4 Reasons Your House Plants Are Dying And How To Revive Them

wilting dyying houseplant peace lily

On top of their aesthetic appeal, indoor plants come with a list of scientifically proven benefits. They lower stress, increase concentration and improve air quality. But lately, your indoor plant haven looks more like the tales of the crypt. Your Chinese Money Plant is fading away and your Ivy Plant is about to croak. Why is the home office looking so drab?

Before you turn to cacti or succulents, keep reading. This article explains some of the most common reasons your indoor plants may be withering and provides suggestions for restoring that healthy green quality.


Oftentimes, indoor plant owners misdiagnose issues and resort to the go-to panacea: monsoons of love. However, the leaf-curling and overall droop in their plants could actually be caused by regular overwatering. 

Overwatering leads to root rot because the soil’s air pockets are being routinely congested and the fine root hairs can’t metabolize enough oxygen. The roots suffocate and so does everything else. Pots that aren’t draining properly are the primary culprit for water retention issues.   

How to Revive

Here are some maintenance tips for if you’re overwatering your plants:

  • Cut back on watering: Save your plants from early death by scaling back on the watering routine or just using smaller amounts of water. Think gentle rains. Less is usually more. If the soil is allowed to dry, the roots can breathe.
  • Check your pots for drainage holes: Make sure your pots come equipped with drainage holes so the plant can recover from excess water.

Now, let’s take a look at underwatering.


One telltale indicator of underwatering is dry soil, leaf edges and tips. If the plant isn’t getting enough water, the growth process will be slow so you won’t be finding many new leaves. Another problem could be your plants are getting too much sunlight. 

Before entire leaves fall off, nurse your plants back to health by increasing the regularity of watering. If you’re gone for long periods of time, consider succulents or orchids. Hardier and more accustomed to drier climates, they last longer on low water supply. 

How to Revive

Here are some maintenance tips for if you’re underwatering your plants:

  • Water more often
  • Move plants to shady area
  • Set reminders on your phone

Now, let’s move on to pests.


This is probably every indoor plant owner’s worst nightmare: bugs. Among the most common vermin are aphids, scales, and fungus gnats. Indoors, the environmental conditions for your plants are inevitably going to be less than ideal which makes them more vulnerable to insects.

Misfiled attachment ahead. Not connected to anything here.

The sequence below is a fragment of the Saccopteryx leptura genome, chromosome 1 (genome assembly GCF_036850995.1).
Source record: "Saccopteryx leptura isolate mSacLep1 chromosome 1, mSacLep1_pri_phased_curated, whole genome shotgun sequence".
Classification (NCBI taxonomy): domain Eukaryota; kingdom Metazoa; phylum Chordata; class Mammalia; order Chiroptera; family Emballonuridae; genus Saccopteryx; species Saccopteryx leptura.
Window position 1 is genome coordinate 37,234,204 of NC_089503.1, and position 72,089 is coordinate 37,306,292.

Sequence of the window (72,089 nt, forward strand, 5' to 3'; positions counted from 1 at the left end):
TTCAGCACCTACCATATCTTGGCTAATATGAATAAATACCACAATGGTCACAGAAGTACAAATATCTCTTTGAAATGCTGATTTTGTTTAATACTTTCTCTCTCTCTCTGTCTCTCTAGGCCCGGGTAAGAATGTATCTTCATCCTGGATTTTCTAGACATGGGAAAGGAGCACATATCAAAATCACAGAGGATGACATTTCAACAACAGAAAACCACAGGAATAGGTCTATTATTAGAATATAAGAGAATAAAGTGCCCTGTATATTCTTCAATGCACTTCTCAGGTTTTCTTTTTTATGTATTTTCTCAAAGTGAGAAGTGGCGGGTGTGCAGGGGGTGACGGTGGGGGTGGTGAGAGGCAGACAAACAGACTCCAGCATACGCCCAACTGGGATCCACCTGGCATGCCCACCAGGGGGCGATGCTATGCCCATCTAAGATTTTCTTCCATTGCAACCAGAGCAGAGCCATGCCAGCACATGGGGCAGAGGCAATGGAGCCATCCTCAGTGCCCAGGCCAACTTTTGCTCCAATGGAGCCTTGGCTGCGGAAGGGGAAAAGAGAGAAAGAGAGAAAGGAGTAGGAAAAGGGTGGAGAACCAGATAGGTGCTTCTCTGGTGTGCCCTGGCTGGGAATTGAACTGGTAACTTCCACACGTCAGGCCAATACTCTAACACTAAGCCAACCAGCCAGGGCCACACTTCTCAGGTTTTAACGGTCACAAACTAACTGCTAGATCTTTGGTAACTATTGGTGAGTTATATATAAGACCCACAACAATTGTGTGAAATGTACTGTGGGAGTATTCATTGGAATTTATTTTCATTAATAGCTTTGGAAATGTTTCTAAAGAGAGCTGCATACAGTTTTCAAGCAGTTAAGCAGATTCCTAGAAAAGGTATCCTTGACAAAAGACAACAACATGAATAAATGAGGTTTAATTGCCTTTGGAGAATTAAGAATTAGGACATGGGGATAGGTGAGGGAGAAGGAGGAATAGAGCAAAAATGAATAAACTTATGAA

If your plant stems appear off-color or strangely speckled, check for creepy crawlies. For example, when your plant has aphids, they secrete a gross sticky-looking substance known as honeydew. As if that wasn’t bad enough, honeydew contributes to the appearance of black, sooty mold spots on leaves.

Scales are the vampires of the pest underworld. They literally suck the life out of your plant stems and emit the same kind of zombie goo. Don’t confuse fungus gnats with the harmless kind. With their long spindly legs, they resemble mosquitoes more. The damage they leave looks like root rot with lower leaves turning yellow and falling off. 

How to Revive

Here are some maintenance tips for if your plants have pests:

  • Rinse plants thoroughly
  • Invest in insecticidal soap
  • Gently scrape off more stubborn pests

Now, let’s take a look at imbalance light exposure

Imbalanced Light Exposure

Another key contributor to mass indoor plant death is the lack of or overexposure to sunlight. Some plants, like umbrella plants, require proximity to bright light while others need more indirect sunlight. 

Catch the signs early. If a plant is receiving too much sun, you’ll see dark spots developing on the leaves. If your plant is yellowing or looking sickly, it could probably use a tan so place it in an area with access to more sunlight.  

How to Revive

Here are some maintenance tips for if your plants are receiving too much or too little sunlight:

  • Move plants from heavily lighted areas
  • Add curtains to the nearby windows to diffuse light
  • Prune leaves that are too far gone

Now you know all about why your indoor plants may be dying.


Don’t give up on the indoor plant idea just yet. If you’re watchful, you’ll nip these issues in the bud. You’ve got a comprehensive list of warning signs now. Keep an eye out for brittle leaves, stems that are keeling over, and unwanted slime. 

Research your plants as to how much sunlight is optimal for their best growth. Track your watering routine: not too much, not too little. Reviving your plants is usually just a matter of awareness and slight changes in habit. So yes, the hanging ivy was a great idea but cacti are cool too.